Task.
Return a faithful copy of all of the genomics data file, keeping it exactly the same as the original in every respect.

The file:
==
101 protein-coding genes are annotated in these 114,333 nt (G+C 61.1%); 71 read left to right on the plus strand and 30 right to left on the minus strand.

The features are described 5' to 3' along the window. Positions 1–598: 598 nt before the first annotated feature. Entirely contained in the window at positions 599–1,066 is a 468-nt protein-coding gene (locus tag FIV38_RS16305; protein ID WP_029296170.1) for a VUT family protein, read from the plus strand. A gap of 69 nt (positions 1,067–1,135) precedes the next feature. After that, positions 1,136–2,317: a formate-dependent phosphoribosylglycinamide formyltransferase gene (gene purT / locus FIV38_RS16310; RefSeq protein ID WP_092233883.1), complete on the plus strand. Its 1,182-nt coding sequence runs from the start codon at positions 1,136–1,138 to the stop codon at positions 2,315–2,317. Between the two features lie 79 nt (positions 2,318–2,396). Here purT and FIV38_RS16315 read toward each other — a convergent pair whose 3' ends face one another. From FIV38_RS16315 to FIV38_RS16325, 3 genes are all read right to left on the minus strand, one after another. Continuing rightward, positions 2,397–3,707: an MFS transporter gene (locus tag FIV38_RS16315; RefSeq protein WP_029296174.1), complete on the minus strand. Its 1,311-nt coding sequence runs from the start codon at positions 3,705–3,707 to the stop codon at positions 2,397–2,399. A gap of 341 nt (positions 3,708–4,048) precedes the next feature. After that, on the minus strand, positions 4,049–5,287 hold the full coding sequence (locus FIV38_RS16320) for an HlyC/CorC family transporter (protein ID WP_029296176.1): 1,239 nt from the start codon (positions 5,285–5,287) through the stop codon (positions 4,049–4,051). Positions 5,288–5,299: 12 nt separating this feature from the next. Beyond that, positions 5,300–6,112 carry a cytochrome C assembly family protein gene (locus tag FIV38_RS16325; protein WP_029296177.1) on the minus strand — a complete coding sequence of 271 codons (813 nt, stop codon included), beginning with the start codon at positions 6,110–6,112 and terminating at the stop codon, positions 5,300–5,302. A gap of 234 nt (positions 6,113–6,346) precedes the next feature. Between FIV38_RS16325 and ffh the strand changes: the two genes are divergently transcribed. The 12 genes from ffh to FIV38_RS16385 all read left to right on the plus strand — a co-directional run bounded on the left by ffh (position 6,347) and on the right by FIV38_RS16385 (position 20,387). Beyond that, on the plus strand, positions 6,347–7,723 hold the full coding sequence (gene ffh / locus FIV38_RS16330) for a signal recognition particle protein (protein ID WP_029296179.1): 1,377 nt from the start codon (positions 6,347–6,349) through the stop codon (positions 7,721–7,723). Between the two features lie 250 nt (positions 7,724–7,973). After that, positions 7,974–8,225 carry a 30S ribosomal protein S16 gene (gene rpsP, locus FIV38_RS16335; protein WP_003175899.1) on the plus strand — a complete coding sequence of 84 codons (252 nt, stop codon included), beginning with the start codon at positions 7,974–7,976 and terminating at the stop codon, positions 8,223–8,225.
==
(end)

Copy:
101 protein-coding genes are annotated in these 114,333 nt (G+C 61.1%); 71 read left to right on the plus strand and 30 right to left on the minus strand.

The features are described 5' to 3' along the window. Positions 1–598: 598 nt before the first annotated feature. Entirely contained in the window at positions 599–1,066 is a 468-nt protein-coding gene (locus tag FIV38_RS16305; protein ID WP_029296170.1) for a VUT family protein, read from the plus strand. A gap of 69 nt (positions 1,067–1,135) precedes the next feature. After that, positions 1,136–2,317: a formate-dependent phosphoribosylglycinamide formyltransferase gene (gene purT / locus FIV38_RS16310; RefSeq protein ID WP_092233883.1), complete on the plus strand. Its 1,182-nt coding sequence runs from the start codon at positions 1,136–1,138 to the stop codon at positions 2,315–2,317. Between the two features lie 79 nt (positions 2,318–2,396). Here purT and FIV38_RS16315 read toward each other — a convergent pair whose 3' ends face one another. From FIV38_RS16315 to FIV38_RS16325, 3 genes are all read right to left on the minus strand, one after another. Continuing rightward, positions 2,397–3,707: an MFS transporter gene (locus tag FIV38_RS16315; RefSeq protein WP_029296174.1), complete on the minus strand. Its 1,311-nt coding sequence runs from the start codon at positions 3,705–3,707 to the stop codon at positions 2,397–2,399. A gap of 341 nt (positions 3,708–4,048) precedes the next feature. After that, on the minus strand, positions 4,049–5,287 hold the full coding sequence (locus FIV38_RS16320) for an HlyC/CorC family transporter (protein ID WP_029296176.1): 1,239 nt from the start codon (positions 5,285–5,287) through the stop codon (positions 4,049–4,051). Positions 5,288–5,299: 12 nt separating this feature from the next. Beyond that, positions 5,300–6,112 carry a cytochrome C assembly family protein gene (locus tag FIV38_RS16325; protein WP_029296177.1) on the minus strand — a complete coding sequence of 271 codons (813 nt, stop codon included), beginning with the start codon at positions 6,110–6,112 and terminating at the stop codon, positions 5,300–5,302. A gap of 234 nt (positions 6,113–6,346) precedes the next feature. Between FIV38_RS16325 and ffh the strand changes: the two genes are divergently transcribed. The 12 genes from ffh to FIV38_RS16385 all read left to right on the plus strand — a co-directional run bounded on the left by ffh (position 6,347) and on the right by FIV38_RS16385 (position 20,387). Beyond that, on the plus strand, positions 6,347–7,723 hold the full coding sequence (gene ffh / locus FIV38_RS16330) for a signal recognition particle protein (protein ID WP_029296179.1): 1,377 nt from the start codon (positions 6,347–6,349) through the stop codon (positions 7,721–7,723). Between the two features lie 250 nt (positions 7,724–7,973). After that, positions 7,974–8,225 carry a 30S ribosomal protein S16 gene (gene rpsP, locus FIV38_RS16335; protein WP_003175899.1) on the plus strand — a complete coding sequence of 84 codons (252 nt, stop codon included), beginning with the start codon at positions 7,974–7,976 and terminating at the stop codon, positions 8,223–8,225.